Master Sergeant Janet Graves knows a thing or two about sacrificing for service.
As the senior enlisted full-time manager of operations and training at Stockton’s 140th Aviation Regiment – a California National Guard unit that serves as a security and support battalion – Graves has had to miss holidays and family gatherings to perform the duties that go along with her sworn job.
So on Wednesday when Graves was honored as the keynote speaker at the City of Lathrop’s annual Veterans’ Day event, she was pointed in mentioning the things that veterans do without in order to serve their country, and noted how her idea of what a veteran truly changed after coming back from an overseas deployment.
“Veterans are our mothers and fathers and husbands and wives and brothers and sisters and aunts and uncles and aunts and friends and neighbors,” said Graves – dressed sharply in a black Army Class A uniform. “We honor our veterans for the sacrifices that they’ve made to secure our way of life, and we are thankful.”
Graves said that prior to joining the military – and even briefly after she was first deployed – she viewed veterans as older grandfather types. It took some time before she realized that veterans can come any walk of life, and more recently that has included young people, some of whom are returning back to society after spending their term fighting on battlefields in lands far from the one that they’re defending.
Mentioning that, according to event Vice Chairman Charles McGonegal, shined a light on the one thing that veterans groups have been grappling with every since young men and women that were deployed in combat situations or served honorably in support of those missions started coming back home.
Just her standing up at the lectern, McGonegal said, shows that veterans can come from any walk of life and are just as accepted as member of a group like the American Legion or the Veterans of Foreign Wars as anybody else.
“When it comes to something like this it’s great to see the turnout of people that come out and support the veterans for the work that they’ve done and the sacrifices that they’ve made,” McGonegal said. “It’s important to have events like this and when we have speakers like this that are younger it shows some of the younger veterans that they have a place that they can come and talk to people who have been through similar experiences.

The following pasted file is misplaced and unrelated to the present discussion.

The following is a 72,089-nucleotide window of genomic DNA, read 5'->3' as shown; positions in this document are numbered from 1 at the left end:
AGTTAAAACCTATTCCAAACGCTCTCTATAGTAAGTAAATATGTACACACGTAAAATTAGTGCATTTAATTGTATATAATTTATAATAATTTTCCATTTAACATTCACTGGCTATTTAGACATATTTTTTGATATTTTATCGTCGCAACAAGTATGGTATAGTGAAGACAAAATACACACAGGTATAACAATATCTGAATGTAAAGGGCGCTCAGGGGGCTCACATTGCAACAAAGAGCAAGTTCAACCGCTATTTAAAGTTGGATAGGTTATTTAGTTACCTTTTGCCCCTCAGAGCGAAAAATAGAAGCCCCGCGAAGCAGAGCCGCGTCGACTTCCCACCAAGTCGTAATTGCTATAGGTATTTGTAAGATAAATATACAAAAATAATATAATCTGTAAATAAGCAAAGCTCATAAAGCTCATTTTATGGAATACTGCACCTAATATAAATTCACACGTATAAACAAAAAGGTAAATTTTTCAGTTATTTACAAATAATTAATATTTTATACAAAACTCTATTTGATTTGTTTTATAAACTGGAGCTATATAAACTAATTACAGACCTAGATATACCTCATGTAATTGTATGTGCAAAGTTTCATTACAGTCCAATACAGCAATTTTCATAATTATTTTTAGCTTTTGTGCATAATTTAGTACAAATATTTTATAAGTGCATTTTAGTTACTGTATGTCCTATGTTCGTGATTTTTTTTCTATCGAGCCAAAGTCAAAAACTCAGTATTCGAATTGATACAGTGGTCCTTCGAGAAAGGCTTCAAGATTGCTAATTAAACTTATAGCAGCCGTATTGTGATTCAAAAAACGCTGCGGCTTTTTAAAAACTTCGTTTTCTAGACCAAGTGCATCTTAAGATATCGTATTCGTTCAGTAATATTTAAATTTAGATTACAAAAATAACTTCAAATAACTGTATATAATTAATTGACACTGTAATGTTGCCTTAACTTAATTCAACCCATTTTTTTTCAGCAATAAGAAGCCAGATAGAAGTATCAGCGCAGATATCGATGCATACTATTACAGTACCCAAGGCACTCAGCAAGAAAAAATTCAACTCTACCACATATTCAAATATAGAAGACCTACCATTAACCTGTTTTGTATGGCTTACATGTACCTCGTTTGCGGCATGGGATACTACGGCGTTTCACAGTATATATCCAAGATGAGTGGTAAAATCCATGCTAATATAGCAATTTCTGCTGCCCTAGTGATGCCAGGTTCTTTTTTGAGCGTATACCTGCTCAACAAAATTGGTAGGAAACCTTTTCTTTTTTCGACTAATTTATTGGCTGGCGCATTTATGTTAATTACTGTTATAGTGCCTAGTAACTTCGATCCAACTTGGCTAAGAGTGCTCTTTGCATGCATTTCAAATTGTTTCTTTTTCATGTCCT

“Basically we want all of the veterans to know that they’re supported. That’s the main thing.”
McGonegal is the Commander of American Legion Post 632.
The Veteran’s Day event, which lasted roughly an hour, included poems written by Lathrop residents Deborah Sala and McGonegal. The Lathrop Elementary School choir performed and Paul Gonzalves sang the national anthem – Lathrop High School JROTC cadets posted and retired the colors. Pastor Eric Baca of Lathrop’s Thrive Church gave the event invocation and Pastor Ed Kok of United Lutheran Church in Manteca delivered the benediction.
Event Chair Arnita Montiel said that she was thrilled so many people were in attendance and that seeing so much support only works to strengthen the support for veterans in the community.
“This is a community that is so loyal and so thankful – people that would walk miles to say thank you and show them how much they care,” Montiel said. “That really showed through today just like it does every year and on Memorial Day and this is something that is only going to attract more support moving forward.
To contact reporter Jason Campbell email firstname.lastname@example.org or call 209.249.3544.